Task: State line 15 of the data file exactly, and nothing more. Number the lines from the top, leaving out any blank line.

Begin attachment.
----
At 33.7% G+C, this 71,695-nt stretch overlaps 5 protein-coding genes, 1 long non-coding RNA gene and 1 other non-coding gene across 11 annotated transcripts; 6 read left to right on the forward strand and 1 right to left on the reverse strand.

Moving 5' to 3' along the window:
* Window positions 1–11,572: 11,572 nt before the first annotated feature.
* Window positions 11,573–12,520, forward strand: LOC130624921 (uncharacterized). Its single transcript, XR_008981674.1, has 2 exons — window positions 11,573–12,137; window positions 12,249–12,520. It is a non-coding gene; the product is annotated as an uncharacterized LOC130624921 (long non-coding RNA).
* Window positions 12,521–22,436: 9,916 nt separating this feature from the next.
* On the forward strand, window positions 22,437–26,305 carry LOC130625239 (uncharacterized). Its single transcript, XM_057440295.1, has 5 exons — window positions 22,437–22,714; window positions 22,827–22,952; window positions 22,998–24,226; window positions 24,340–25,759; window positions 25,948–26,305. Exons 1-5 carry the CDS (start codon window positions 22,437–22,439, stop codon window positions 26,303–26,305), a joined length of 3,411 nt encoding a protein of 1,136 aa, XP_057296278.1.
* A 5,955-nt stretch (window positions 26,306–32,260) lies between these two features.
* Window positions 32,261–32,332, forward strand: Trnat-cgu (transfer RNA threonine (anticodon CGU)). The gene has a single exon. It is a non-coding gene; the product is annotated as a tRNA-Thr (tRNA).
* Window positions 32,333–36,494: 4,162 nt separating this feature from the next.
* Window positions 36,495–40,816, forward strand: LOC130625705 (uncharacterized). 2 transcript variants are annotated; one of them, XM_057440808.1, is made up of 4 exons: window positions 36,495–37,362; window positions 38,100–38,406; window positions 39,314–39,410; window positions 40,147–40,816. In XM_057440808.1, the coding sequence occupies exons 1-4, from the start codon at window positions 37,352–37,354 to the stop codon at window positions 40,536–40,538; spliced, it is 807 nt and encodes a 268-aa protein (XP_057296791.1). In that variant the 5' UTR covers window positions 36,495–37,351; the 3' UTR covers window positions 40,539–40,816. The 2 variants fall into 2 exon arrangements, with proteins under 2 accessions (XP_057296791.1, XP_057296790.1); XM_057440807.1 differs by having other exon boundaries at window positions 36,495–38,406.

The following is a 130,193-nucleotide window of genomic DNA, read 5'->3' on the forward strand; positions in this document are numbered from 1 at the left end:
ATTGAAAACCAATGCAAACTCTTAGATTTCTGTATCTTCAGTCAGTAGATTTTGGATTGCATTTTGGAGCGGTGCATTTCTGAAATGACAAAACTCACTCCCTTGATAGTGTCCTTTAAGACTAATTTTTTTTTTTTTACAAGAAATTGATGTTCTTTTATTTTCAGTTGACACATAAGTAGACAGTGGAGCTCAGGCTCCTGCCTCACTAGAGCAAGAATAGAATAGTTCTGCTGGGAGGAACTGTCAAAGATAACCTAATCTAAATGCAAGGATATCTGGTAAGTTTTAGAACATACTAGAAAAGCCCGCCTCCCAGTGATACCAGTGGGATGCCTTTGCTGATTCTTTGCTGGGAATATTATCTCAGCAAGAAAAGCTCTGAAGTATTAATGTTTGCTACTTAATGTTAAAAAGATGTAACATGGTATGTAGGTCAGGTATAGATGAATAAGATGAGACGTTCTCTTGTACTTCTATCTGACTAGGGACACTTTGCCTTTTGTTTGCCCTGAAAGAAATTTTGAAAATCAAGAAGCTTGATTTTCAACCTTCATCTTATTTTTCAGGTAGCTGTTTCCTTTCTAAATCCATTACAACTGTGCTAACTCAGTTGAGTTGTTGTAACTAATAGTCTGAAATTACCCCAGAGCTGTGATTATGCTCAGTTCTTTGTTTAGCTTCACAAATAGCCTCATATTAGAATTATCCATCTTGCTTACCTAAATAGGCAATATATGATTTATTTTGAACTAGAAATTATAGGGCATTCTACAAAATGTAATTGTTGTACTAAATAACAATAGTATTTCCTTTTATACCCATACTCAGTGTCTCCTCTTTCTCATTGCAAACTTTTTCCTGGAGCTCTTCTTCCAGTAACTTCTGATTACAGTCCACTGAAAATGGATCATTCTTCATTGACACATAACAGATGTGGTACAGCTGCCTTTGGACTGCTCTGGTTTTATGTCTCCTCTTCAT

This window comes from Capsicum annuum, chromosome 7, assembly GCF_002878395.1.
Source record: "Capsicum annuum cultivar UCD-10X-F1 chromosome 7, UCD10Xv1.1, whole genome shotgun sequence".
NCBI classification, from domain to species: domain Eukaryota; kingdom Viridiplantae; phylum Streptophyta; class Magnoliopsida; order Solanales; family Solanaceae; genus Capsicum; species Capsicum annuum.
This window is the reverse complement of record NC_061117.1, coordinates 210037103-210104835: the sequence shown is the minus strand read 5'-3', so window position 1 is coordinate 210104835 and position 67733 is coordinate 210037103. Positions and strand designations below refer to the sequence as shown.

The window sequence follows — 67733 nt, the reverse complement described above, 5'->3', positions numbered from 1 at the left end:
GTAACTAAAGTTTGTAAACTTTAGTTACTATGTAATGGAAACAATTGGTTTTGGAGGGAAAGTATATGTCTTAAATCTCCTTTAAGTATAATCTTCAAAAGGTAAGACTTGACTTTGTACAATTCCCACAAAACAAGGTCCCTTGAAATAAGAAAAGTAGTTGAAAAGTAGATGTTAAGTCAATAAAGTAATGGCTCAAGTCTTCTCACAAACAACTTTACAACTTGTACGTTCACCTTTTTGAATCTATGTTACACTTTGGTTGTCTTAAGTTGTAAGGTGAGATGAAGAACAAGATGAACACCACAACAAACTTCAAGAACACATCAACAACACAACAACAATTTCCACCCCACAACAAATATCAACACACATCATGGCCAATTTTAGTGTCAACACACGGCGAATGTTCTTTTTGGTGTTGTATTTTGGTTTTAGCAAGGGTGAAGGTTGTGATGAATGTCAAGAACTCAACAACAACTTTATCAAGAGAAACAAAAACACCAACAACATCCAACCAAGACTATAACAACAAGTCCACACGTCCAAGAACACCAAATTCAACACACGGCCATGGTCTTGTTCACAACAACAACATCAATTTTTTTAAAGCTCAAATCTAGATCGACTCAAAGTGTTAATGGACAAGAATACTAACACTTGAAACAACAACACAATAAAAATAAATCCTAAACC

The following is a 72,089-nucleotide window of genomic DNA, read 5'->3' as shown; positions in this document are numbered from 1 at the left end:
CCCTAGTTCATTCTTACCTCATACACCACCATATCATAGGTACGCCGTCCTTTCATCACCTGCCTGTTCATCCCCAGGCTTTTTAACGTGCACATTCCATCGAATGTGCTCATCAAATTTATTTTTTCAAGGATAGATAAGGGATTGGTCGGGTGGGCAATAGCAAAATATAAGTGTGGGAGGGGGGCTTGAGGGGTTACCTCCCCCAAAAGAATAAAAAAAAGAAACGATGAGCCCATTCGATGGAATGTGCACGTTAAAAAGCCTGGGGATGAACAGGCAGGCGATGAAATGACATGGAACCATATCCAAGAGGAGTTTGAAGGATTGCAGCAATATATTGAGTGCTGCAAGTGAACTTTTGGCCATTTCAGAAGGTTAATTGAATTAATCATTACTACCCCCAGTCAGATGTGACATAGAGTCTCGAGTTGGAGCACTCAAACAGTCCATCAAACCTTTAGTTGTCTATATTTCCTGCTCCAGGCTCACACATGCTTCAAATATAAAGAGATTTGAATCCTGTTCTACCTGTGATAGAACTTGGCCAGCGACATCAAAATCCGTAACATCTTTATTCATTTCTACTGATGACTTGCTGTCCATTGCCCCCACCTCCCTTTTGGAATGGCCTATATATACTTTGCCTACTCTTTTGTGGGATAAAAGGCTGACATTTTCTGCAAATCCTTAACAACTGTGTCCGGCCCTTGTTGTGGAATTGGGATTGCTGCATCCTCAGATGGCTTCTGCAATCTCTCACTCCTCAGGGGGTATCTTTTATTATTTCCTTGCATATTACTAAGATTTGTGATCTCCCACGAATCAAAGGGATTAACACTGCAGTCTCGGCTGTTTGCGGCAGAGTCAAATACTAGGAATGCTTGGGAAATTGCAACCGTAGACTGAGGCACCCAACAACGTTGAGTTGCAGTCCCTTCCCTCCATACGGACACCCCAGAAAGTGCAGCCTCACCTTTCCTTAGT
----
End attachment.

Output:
NCBI classification, from domain to species: domain Eukaryota; kingdom Viridiplantae; phylum Streptophyta; class Magnoliopsida; order Solanales; family Solanaceae; genus Capsicum; species Capsicum annuum.